by Kerri Wilhelm
Dr. Deborah Bolnick, genetic anthropologist and associate professor in UT’s Anthropology Department, visited the TARL Human Osteology collection with one of her doctoral students, Austin Reynolds, recently as they begin their identification of osteological elements for aDNA. Most interested in intact adult molar-dentition, which may provide the valuable genetic material for their testing, they made their way carefully through the collections and handled each element with great respect. The research that Dr. Bolnick and her student are working on (and more specifically, will publish on) will provide much needed insight into the genetic impact of the earliest Spanish colonial contact with Native Americans in Texas.
TARL has been very willing to work with Dr. Bolnick and her students for a number of reasons, not the least of which is her preference to attempt to obtain the necessary genetic material through a non-destructive technique involving a ‘bath’ for the element selected for aDNA sampling. Lead author on an article in the American Journal of Physical Anthropology published in 2012, the collaborative journal article describes this non-destructive process. You can find the article abstract at:
Nondestructive sampling of human skeletal remains yields ancient nuclear and mitochondrial DNA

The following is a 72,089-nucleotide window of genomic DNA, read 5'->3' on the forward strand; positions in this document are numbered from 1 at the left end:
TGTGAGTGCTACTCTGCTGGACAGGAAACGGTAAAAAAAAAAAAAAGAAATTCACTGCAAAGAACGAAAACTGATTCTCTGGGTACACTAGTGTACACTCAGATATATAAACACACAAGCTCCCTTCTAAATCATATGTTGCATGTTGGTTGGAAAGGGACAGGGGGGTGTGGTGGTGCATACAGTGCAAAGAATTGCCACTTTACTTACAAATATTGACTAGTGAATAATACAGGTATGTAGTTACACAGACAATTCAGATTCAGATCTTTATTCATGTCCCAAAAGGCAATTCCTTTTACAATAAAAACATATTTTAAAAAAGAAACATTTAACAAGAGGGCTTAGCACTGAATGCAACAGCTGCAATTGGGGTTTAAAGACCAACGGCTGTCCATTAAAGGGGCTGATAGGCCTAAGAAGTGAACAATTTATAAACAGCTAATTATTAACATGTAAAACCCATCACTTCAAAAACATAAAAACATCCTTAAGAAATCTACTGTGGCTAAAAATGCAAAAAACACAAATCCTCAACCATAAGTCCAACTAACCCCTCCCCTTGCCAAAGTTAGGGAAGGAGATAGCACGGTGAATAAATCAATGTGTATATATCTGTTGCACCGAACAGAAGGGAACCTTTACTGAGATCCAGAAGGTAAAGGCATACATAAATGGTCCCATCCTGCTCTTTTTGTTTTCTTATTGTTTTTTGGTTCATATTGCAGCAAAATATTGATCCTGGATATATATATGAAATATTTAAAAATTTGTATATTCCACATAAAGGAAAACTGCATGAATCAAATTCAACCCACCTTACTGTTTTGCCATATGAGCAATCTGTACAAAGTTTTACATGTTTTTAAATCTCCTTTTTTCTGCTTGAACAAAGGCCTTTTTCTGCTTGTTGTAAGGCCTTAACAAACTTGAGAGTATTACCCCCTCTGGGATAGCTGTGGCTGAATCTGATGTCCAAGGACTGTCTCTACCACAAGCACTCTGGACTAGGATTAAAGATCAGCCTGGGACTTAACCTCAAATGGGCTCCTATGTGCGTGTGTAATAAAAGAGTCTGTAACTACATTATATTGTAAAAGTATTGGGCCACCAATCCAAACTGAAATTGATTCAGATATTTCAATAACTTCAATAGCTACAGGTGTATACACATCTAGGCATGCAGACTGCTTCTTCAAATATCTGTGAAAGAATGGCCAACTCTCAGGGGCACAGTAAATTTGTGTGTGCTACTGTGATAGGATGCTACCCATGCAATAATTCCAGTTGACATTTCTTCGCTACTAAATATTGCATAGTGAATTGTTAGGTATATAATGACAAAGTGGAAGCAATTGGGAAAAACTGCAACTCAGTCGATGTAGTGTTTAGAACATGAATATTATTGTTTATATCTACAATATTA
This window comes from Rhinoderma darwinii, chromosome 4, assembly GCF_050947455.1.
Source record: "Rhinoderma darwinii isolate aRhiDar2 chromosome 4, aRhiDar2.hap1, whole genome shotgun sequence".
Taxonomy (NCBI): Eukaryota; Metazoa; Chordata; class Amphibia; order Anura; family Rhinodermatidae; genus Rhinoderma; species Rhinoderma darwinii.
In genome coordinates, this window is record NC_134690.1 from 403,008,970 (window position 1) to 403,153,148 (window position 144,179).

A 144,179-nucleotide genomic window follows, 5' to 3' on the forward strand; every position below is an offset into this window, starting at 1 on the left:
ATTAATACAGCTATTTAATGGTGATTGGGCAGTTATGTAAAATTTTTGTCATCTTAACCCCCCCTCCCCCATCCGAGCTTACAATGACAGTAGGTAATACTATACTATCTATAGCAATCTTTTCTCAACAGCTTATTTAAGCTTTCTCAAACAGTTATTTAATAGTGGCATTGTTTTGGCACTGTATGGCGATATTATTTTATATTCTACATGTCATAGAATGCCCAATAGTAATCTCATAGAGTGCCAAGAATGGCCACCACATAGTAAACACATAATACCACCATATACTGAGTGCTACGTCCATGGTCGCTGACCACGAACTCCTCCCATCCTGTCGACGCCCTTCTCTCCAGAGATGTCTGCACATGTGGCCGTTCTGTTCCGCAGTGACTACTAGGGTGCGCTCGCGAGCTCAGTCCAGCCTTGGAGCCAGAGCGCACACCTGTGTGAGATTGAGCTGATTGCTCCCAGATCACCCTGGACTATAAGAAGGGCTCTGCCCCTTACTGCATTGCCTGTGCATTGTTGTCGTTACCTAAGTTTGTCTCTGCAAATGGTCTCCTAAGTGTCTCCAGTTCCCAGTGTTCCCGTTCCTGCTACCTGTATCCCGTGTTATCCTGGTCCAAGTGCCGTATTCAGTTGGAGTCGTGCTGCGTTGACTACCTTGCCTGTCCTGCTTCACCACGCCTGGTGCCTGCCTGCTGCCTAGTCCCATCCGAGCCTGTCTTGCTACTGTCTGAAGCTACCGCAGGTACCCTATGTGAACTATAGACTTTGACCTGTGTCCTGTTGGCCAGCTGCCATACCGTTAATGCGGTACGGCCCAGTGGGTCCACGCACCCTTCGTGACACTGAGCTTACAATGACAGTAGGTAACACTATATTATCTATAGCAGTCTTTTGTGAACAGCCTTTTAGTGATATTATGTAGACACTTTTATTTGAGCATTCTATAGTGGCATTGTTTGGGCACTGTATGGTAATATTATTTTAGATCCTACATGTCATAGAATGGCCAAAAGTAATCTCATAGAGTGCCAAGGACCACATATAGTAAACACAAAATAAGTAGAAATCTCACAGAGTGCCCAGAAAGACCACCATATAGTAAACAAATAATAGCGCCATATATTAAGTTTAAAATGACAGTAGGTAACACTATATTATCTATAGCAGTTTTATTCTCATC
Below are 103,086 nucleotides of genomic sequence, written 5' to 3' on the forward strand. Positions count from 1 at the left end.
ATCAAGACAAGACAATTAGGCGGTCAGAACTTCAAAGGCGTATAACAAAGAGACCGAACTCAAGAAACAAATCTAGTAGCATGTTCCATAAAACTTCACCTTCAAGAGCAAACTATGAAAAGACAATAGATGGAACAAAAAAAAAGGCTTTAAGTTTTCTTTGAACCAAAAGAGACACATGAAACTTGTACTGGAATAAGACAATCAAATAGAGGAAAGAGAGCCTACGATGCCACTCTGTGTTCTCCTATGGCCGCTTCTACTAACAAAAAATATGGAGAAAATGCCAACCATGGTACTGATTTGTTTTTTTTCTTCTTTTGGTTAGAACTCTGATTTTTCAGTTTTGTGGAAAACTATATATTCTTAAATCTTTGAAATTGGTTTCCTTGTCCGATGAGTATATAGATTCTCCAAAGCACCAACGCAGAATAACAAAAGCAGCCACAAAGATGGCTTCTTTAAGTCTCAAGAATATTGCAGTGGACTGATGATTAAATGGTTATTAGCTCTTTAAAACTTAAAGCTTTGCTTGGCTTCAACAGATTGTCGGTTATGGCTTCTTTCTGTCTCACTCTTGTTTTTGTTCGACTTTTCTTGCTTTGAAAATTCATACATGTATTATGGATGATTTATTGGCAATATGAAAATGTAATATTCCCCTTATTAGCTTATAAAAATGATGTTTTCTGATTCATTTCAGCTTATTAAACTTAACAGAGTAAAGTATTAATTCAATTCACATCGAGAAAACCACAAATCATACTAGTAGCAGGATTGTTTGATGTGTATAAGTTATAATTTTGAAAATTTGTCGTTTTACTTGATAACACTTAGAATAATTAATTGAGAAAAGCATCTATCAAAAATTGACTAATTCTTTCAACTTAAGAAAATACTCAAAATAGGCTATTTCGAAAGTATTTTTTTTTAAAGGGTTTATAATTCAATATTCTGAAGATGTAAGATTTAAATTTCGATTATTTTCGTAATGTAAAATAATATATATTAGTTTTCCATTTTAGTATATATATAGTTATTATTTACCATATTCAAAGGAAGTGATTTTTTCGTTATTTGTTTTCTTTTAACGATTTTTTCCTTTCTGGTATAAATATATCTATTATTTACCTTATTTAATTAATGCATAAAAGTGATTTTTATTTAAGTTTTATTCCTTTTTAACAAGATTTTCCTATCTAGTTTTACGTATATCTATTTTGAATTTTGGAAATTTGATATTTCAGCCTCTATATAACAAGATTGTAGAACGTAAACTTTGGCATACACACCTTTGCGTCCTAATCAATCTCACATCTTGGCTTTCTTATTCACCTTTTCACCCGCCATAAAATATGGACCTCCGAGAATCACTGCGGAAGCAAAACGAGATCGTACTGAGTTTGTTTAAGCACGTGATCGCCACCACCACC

Am J Phys Anthropol. 2012 Feb;147(2):293-300. doi: 10.1002/ajpa.21647. Epub 2011 Dec 20.
Dr. Bolnick is very aware of the sensitive nature of the collections she is accessing and utilizing in her research. She works with us to ensure that TARL as a UT research entity, and the collections she is working with specifically, are all compliant under NAGPRA laws and regulations. She has also made clear her willingness to discuss the nature and significance of her research with those Native American communities that have expressed interested in gaining this scientific perspective. Please follow the status of her projects and publications on our blog as she continues to work with TARL staff and collections, expanding our understanding of the prehistory of Texas and its early inhabitants. We look forward to her continuing research!